[latex]\begin{array}{r @{{}={}} l} \%\text{C} & \frac{9 \;\text{mol C} \;\times\; \text{molar mass C}}{\text{molar mass} \;\text{C}_9\text{H}_{18}\text{O}_4} \times 100 = \frac{9 \times 12.011 \;\text{g/mol}}{180.159 \text{g/mol}} \times 100 = \frac{108.099 \;\text{g/mol}}{180.160 \;\text{g/mol}} \times 100 \\[1em] \%\text{C} & 60.002\%\;\text{C} \end{array}[/latex]

[latex]\begin{array}{r @{{}={}} l} \%\text{H} & \frac{8 \;\text{mol H} \;\times\; \text{molar mass H}}{\text{molar mass} \;\text{C}_9\text{H}_{18}\text{O}_4} \times 100 = \frac{8 \times 1.00794 \;\text{g/mol}}{180.159 \text{g/mol}} \times 100 = \frac{8.06352 \;\text{g/mol}}{180.160 \;\text{g/mol}} \times 100 \\[1em] \%\text{H} & 4.47575\%\;\text{H} \end{array}[/latex]

[latex]\begin{array}{r @{{}={}} l} \%\text{O} & \frac{4 \;\text{mol O} \;\times\; \text{molar mass O}}{\text{molar mass} \;\text{C}_9\text{H}_{18}\text{O}_4} \times 100 = \frac{4 \times 15.994 \;\text{g/mol}}{180.159 \text{g/mol}} \times 100 = \frac{63.9976 \;\text{g/mol}}{180.160 \;\text{g/mol}} \times 100 \\[1em] \%\text{O} & 35.5226\%\;\text{O} \end{array}[/latex]

Note that these percentages sum to equal 100.00% when appropriately rounded.


Test Yourself
To three significant digits, what is the mass percentage of iron in the compound Fe2O3?



69.9% Fe

Example 3

What is the percent by mass of H in 5.00g of H2O



We are given the total mass of the compound (5.00g). To solve for percent composition, we need to determine the mass of H in the sample. Remember that ONLY the chemical formula gives us the ability to go from H2O to H, and it only refers to particles or moles. Thus, our pathway:

      grams H2O [latex]\longrightarrow[/latex] mol H2O [latex]\longrightarrow[/latex] mol H [latex]\longrightarrow[/latex] grams H

Then we will apply the percent composition formula.

    [latex]5.00\; \rule[0.5ex]{0.5em}{0.1ex}\hspace{-0.5em}\text{g of H}_2\text{O}\; \times \frac{1\; \rule[0.25ex]{1.25em}{0.1ex}\hspace{-1.25em}\text{mol H}_2\text{O}} {18.0153\; \rule[0.25ex]{0.5em}{0.1ex}\hspace{-0.5em}\text{g H}_2\text{O}} \times \frac{2\; \rule[0.5ex]{1.25em}{0.1ex}\hspace{-1.25em}\text{mol H}}{1\;\rule[0.25ex]{1.25em}{0.1ex}\hspace{-1.25em}\text{mol H}_2\text{O}} \times \frac{1.01\; \text{g H}}{1\;\rule[0.25ex]{1.25em}{0.1ex}\hspace{-1.25em}\text{mol H}_2\text{O}}[/latex] [latex]= 0.561\; \text{g of H}[/latex]


[latex]\%\;\text{H} = \frac{0.561 \;\text{g H}}{5.00 \;\text{g water}} \times 100 \% = 11.2 \%[/latex]


Test Yourself

What is the percent by mass of O in 10.0 g of Cu(NO3)2?




Example 4

Determine the percent composition of H in propanol (C3H7OH)



Considering one mol of C3H7OH, % of H in C3H7OH  =

[latex]\%\;\text{H} = \frac{\text{mass of 8 mol H}}{\text{mass of 1 mol propanol}} \times 100 \% =[/latex] [latex]\frac{8.06352\; \text{g H}}{60.096\; \text{g propanol}} \times 100 \% = 13.418 \%[/latex]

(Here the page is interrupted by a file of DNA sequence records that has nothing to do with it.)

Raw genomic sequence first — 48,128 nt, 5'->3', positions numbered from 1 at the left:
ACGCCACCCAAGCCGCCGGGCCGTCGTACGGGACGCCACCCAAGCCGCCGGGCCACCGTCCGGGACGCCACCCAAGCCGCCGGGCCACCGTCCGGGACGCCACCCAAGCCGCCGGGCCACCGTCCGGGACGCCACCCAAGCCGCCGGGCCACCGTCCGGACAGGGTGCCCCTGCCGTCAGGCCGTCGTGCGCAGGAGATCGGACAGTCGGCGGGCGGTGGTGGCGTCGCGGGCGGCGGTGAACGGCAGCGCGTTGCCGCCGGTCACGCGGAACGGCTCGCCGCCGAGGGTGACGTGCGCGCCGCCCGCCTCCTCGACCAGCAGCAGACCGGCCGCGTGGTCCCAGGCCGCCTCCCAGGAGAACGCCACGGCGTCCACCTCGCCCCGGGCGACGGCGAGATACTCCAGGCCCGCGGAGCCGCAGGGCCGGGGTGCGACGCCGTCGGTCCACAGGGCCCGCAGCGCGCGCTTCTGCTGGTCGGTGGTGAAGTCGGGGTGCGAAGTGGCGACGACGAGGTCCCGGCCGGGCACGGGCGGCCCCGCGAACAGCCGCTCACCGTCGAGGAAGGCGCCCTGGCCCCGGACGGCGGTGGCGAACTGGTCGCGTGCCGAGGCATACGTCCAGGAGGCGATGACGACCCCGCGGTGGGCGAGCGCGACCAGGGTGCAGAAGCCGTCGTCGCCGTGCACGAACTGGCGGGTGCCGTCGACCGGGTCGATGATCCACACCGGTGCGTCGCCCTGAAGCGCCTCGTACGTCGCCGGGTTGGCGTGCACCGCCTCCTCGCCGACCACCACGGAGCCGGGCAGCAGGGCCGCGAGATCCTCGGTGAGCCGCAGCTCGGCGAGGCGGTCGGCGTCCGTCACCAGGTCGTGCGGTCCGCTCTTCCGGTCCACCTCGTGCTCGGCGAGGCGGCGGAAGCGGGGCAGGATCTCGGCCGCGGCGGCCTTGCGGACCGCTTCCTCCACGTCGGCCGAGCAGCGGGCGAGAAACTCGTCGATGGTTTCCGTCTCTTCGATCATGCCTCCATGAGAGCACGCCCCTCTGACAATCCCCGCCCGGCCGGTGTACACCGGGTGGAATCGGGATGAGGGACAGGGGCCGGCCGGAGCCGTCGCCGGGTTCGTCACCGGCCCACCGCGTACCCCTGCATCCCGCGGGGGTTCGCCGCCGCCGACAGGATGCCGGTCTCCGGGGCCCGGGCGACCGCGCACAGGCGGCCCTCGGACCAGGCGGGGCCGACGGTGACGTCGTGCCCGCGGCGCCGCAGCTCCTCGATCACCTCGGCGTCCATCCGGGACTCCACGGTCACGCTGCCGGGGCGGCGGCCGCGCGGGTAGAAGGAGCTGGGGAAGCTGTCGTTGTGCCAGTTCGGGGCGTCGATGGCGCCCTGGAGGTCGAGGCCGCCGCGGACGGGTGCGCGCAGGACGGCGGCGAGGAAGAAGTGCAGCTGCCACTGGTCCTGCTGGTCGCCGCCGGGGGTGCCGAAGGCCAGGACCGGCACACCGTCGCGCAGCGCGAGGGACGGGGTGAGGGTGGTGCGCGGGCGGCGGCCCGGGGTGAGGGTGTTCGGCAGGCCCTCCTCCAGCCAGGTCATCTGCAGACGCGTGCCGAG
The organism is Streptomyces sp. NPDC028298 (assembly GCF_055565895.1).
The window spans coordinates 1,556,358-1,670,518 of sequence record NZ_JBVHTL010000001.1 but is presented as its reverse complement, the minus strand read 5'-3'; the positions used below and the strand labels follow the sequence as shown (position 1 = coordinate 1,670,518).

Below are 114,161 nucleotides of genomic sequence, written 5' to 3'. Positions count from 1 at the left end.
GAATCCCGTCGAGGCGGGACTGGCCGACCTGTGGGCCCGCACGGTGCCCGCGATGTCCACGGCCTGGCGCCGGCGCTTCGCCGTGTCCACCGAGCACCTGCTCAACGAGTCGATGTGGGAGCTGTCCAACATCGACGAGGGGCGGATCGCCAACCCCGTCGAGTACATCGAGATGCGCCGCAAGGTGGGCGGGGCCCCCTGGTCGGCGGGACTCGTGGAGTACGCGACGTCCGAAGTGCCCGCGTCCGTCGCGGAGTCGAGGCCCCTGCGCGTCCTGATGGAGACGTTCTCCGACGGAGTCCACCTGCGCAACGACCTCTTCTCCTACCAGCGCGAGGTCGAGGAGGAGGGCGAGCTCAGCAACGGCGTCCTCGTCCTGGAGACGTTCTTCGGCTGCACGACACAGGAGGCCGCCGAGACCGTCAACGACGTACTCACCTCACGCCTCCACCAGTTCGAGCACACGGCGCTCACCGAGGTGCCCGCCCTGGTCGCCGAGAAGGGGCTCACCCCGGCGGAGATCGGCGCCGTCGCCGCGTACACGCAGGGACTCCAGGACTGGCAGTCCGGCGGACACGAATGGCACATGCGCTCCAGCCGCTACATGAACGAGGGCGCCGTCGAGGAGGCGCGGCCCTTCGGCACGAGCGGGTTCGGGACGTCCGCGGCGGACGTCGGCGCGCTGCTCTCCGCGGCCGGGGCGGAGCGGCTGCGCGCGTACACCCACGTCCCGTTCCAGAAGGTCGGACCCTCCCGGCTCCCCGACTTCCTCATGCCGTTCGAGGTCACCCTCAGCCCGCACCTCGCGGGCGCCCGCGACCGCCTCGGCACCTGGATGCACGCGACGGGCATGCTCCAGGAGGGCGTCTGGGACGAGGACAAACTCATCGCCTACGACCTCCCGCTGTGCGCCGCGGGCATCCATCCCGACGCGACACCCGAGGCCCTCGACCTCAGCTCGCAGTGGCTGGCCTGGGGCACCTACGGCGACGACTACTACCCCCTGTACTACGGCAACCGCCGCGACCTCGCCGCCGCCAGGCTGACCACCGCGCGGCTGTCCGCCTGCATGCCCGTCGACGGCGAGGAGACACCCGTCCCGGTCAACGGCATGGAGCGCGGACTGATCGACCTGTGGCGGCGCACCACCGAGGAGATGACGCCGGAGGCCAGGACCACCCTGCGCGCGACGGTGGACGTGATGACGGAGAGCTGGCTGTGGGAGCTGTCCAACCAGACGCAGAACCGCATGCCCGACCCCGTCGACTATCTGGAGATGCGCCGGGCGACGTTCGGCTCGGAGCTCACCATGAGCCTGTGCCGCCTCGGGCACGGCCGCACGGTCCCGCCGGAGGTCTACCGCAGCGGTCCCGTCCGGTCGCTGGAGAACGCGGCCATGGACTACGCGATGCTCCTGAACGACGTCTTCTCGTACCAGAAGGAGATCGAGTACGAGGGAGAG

Test Yourself

What is the percent composition of each element in H2SO4?



H = 2.06%, S = 32.69%, O = 65.25%

Example 5

Hemoglobin contains 0.33% Fe by mass. The molar mass of hemoglobin is 6.8 x 104g/mol. How many grams of Fe are in 0.020 mol of hemoglobin?



The percent composition essentially refers to the mass of element in 100 g of compound. Thus 0.33% = 0.33g of Fe in 100 g of hemoglobin. We can use this as a conversion factor (but don’t forget that it’s based on 100 g of compound!)

Mol hemoglobin [latex]\longrightarrow[/latex] mass hemoglobin [latex]\longrightarrow[/latex] mass of Fe

[latex]0.020\; \rule[0.5ex]{1.25em}{0.1ex}\hspace{-1.25em}\text{mol of hemoglobin}\; \times \frac{6.8 \times 10^4\; \rule[0.25ex]{0.5em}{0.1ex}\hspace{-0.5em}\text{g hemoglobin}} {1\; \rule[0.25ex]{1.25em}{0.1ex}\hspace{-1.25em}\text{mol hemoglobin}} \times \frac{0.33\; \text{g Fe}}{100\;\rule[0.25ex]{0.5em}{0.1ex}\hspace{-0.5em}\text{g hemoglobin}}[/latex] [latex]= 4.5\; \text{g of Fe}[/latex]


Test Yourself

How many grams of Ba3Pwould contain 4.23 g of Ba, if Ba3Pcontains 86.9% Ba by mass?



4.87 g Ba3P2

Key Concepts and Summary

The chemical identity of a substance is defined by the types and relative numbers of atoms composing its fundamental entities (molecules in the case of covalent compounds, ions in the case of ionic compounds). A compound’s percent composition provides the mass percentage of each element in the compound.

Key Equations

  • [latex]\%\text{X} = \frac{\text{mass X}}{\text{mass commpound}} \times 100\%[/latex]


1. Calculate the following to four significant figures:

a) the percent composition of ammonia, NH3

b) the percent composition of photographic “hypo,” Na2S2O3

c) the percent of calcium ion in Ca3(PO4)2

2. Determine the percent ammonia, NH3, in Co(NH3)6Cl3, to three significant figures.



1. a) % N = 82.24%, % H = 17.76%

b) % Na = 29.08%, % S = 40.56%, % O = 30.36%
c) % Ca2+ = 38.76%

2. % NH3 = 38.2%


percent composition: percentage by mass of the various elements in a compound


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5.3 Percent Composition by Shirley Wacowich-Sgarbi is licensed under a Creative Commons Attribution 4.0 International License, except where otherwise noted.